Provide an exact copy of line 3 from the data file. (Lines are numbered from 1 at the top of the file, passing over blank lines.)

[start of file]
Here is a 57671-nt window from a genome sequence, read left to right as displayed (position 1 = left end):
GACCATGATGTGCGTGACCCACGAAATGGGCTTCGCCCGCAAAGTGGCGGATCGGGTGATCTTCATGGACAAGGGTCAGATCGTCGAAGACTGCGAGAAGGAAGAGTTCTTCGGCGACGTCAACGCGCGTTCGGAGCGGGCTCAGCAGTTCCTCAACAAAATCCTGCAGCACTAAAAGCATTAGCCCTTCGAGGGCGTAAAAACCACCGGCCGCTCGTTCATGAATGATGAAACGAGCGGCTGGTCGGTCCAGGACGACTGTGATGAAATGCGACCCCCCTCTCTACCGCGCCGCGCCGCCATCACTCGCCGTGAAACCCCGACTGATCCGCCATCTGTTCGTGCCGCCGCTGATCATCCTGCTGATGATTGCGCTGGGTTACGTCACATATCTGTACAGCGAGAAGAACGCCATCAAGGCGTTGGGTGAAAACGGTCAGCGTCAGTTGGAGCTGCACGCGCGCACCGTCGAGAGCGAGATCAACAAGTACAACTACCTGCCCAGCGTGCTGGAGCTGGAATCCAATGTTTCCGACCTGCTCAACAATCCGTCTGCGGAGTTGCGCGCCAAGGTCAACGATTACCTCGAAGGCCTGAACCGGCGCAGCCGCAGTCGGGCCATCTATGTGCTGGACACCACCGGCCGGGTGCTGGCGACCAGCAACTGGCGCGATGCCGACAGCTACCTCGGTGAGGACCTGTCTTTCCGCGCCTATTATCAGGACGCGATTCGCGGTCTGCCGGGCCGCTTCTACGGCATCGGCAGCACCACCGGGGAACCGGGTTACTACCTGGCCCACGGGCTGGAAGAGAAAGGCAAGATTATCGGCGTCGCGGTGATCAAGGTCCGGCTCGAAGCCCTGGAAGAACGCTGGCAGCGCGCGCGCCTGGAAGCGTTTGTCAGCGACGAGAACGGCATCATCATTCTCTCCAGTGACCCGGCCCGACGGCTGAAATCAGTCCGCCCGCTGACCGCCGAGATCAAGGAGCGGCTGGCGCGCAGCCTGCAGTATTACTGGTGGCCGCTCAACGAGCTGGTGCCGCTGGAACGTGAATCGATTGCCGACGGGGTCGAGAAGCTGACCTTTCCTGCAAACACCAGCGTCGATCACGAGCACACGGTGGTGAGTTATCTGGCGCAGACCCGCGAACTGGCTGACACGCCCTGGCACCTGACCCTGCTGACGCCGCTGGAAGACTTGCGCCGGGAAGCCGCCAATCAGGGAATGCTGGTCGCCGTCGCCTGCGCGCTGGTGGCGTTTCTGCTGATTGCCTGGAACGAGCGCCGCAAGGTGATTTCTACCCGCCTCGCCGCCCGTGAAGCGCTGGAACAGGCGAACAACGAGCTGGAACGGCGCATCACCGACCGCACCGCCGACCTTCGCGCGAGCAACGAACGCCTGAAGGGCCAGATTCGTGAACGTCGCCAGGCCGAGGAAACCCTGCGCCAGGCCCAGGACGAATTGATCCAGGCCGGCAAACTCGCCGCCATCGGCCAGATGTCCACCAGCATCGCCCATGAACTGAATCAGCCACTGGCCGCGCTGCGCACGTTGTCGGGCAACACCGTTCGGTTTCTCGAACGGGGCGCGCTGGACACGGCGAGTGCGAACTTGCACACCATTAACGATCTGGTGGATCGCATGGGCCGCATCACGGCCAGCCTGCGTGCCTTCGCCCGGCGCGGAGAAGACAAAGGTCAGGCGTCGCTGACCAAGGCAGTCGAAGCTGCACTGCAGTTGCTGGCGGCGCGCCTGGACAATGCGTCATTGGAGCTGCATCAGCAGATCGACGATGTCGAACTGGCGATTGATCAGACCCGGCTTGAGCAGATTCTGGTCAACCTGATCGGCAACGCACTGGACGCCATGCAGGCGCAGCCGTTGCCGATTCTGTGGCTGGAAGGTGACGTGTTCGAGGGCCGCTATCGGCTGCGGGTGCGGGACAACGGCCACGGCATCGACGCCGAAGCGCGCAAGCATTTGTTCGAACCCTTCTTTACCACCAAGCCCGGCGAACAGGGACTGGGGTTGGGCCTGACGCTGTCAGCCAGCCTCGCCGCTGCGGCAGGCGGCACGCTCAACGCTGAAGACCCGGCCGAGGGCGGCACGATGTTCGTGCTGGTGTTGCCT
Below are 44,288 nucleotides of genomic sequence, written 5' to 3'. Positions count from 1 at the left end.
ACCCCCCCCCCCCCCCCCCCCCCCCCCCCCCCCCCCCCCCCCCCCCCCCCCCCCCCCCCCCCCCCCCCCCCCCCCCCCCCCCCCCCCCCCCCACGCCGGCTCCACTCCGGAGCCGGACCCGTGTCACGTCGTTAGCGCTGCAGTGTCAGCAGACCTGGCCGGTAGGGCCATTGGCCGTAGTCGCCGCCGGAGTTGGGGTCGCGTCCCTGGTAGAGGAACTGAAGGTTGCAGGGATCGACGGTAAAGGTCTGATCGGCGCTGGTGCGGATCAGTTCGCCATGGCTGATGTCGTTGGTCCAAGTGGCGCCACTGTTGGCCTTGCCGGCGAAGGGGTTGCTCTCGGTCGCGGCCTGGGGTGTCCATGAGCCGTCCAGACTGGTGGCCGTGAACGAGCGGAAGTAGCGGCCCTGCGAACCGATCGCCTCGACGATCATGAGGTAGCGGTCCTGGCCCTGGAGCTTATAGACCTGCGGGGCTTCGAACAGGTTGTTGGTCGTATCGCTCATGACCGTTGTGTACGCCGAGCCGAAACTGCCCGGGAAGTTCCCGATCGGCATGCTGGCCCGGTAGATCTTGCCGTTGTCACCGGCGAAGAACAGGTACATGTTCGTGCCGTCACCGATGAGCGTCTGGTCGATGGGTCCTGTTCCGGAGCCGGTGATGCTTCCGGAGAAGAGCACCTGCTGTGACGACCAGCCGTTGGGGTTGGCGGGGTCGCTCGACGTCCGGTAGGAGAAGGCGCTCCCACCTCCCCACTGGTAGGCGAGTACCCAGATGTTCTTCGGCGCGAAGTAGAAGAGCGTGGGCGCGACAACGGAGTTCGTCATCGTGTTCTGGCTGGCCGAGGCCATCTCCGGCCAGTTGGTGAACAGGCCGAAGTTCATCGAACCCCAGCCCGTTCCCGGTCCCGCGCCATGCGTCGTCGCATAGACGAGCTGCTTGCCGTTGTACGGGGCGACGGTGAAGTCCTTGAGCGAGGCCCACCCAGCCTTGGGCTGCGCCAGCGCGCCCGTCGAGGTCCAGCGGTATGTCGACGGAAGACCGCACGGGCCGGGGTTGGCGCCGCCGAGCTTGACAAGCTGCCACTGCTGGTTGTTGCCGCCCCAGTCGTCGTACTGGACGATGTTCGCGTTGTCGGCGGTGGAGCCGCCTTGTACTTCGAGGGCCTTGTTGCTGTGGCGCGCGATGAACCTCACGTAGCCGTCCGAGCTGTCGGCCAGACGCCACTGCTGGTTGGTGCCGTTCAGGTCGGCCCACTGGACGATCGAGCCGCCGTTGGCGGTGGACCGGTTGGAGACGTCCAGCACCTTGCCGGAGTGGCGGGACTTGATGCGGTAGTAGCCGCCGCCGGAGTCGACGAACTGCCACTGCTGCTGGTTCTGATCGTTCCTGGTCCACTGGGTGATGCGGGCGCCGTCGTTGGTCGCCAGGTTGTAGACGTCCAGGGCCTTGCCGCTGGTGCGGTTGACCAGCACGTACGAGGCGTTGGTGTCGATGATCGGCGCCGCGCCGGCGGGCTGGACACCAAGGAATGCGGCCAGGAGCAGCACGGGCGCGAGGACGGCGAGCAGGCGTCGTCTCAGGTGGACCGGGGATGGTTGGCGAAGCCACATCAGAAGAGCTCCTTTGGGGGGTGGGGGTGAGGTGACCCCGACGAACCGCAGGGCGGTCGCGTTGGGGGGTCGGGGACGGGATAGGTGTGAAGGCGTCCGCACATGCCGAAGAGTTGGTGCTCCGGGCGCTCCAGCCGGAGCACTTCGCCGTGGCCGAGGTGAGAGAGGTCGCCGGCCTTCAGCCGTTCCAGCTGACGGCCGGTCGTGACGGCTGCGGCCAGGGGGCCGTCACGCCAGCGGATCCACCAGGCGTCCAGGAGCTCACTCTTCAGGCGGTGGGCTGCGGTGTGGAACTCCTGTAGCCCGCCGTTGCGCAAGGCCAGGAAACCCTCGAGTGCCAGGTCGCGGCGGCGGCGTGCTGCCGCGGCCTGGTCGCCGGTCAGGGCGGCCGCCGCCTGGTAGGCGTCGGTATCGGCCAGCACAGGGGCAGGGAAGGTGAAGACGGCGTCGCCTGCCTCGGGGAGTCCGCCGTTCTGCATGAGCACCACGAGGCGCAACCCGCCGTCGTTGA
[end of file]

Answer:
Below are 44,288 nucleotides of genomic sequence, written 5' to 3'. Positions count from 1 at the left end.